Canning Is A Learning Process

One aspect of canning that I never get tired of is the fact that no matter how long I’ve been doing it, there is always something new to learn.

This year while canning whole plums I decided to take the time to test hot packing plums versus raw packing them. The results were surprising and enlightening, see today’s post on Simply Grateful Canning on Canning Whole Plums.

I am so glad I took the time to find out why one method might be better than the other and didn’t just take the quick, easy route (raw pack). Had I done that, I never would have realized that there is a better way and the reasons why it is better.

I never get tired of learning new things, and for this I am — Simply Grateful.

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7 responses

  1. Good for you. I had forgotten how my mother used to purchase things like cherries and peaches and such and preserve them for winter so we didn’t have to purchase them. Great reminder, and your plums were home grown, so much better. I bet you will enjoy them!!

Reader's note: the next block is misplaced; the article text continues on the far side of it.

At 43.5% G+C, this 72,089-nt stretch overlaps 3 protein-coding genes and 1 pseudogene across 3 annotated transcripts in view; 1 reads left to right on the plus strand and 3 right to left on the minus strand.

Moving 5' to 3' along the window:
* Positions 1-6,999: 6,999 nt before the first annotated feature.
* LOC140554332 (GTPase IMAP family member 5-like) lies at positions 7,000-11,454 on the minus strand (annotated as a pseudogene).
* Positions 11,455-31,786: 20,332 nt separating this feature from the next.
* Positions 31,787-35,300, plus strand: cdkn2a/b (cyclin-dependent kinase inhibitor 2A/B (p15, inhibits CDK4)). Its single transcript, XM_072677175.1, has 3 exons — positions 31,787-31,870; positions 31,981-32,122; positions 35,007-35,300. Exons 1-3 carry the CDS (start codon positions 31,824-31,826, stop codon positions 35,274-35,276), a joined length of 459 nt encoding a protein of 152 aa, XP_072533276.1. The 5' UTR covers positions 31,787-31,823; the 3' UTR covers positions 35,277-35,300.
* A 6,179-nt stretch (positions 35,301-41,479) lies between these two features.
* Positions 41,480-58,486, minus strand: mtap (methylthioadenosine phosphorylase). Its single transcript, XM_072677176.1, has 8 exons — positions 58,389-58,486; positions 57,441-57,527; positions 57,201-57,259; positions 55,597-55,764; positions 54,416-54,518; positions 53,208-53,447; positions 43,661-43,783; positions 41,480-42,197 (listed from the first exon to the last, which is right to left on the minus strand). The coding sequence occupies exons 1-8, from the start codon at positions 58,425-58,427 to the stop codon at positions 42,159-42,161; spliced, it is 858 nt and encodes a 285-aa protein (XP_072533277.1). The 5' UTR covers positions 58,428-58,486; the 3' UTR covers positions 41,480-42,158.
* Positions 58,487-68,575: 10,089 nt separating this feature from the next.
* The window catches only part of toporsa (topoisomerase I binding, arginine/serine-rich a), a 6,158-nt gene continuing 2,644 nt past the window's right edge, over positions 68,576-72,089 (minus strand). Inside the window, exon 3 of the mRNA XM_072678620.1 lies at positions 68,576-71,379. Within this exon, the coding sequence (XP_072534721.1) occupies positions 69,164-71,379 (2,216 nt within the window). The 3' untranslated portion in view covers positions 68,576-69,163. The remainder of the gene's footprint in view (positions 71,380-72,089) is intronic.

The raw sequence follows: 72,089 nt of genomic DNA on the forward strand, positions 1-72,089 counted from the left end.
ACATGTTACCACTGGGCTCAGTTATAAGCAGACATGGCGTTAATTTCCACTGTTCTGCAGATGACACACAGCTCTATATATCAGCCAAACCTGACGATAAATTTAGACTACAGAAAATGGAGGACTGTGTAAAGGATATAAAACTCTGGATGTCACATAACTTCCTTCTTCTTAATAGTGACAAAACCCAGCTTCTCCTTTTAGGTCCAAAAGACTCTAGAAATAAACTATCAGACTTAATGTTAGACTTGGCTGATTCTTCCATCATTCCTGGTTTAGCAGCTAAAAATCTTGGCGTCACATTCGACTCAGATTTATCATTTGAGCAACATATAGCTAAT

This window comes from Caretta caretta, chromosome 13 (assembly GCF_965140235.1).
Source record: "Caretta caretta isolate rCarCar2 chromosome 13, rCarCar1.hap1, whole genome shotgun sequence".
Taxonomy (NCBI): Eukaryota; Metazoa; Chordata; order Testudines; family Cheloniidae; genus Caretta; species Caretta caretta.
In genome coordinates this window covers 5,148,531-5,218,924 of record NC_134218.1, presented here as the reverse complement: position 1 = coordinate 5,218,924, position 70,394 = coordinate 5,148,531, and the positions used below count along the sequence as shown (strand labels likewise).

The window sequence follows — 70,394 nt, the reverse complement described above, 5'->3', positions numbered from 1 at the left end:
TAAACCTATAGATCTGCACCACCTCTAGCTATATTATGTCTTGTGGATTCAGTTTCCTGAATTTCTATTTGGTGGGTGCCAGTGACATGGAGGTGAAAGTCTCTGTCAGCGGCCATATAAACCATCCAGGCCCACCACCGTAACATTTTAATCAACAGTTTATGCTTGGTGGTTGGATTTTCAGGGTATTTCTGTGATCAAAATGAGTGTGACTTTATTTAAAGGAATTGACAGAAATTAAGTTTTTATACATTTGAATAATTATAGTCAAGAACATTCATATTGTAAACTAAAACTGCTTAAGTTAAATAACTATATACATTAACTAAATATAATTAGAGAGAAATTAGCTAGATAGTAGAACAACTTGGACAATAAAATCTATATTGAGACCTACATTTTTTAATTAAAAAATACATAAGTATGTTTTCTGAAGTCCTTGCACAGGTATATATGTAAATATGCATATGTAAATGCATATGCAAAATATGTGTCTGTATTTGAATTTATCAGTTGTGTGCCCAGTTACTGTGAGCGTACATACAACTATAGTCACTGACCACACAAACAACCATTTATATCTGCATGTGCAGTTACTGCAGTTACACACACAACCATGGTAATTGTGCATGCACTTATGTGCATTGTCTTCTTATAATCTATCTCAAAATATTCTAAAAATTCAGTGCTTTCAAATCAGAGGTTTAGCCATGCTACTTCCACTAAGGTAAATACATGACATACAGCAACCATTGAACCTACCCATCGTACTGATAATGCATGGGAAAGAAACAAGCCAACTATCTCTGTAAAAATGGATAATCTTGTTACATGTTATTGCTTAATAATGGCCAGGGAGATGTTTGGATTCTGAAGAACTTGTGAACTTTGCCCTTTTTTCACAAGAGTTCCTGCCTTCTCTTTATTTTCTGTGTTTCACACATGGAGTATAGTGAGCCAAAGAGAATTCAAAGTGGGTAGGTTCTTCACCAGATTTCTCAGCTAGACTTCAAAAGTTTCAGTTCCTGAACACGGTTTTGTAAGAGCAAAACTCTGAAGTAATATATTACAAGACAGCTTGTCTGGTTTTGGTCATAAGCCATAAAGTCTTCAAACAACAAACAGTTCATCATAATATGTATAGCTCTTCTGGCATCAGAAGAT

2. I love all of the information you provide- most especially regarding canning. Canning is something I am self-taught at but I am very limited in my experiences through I plan to expand my horizons! Your posts are very encouraging and full of a variety of experiences and ideas. Thank you ♡♡

    • Thank you so much for the kind words. It is nice to know that my efforts blogging are appreciated. I am actually printing off the posts on canning and putting together a cookbook of sorts for my daughter. Not that she’ll can, as she tells me that’s what she has me for, but at least she’ll have it to pass down to her children if she has them someday down the line or when I’m gone and she longs for some of mom’s homemade preserves.

  3. Of all jarred products, canned whole fruits always seemed to me to be the most exotic and decorative. These jars look down right elegant. It’s a crime to put them in a panty. They should be left out on display all year round. Great work!

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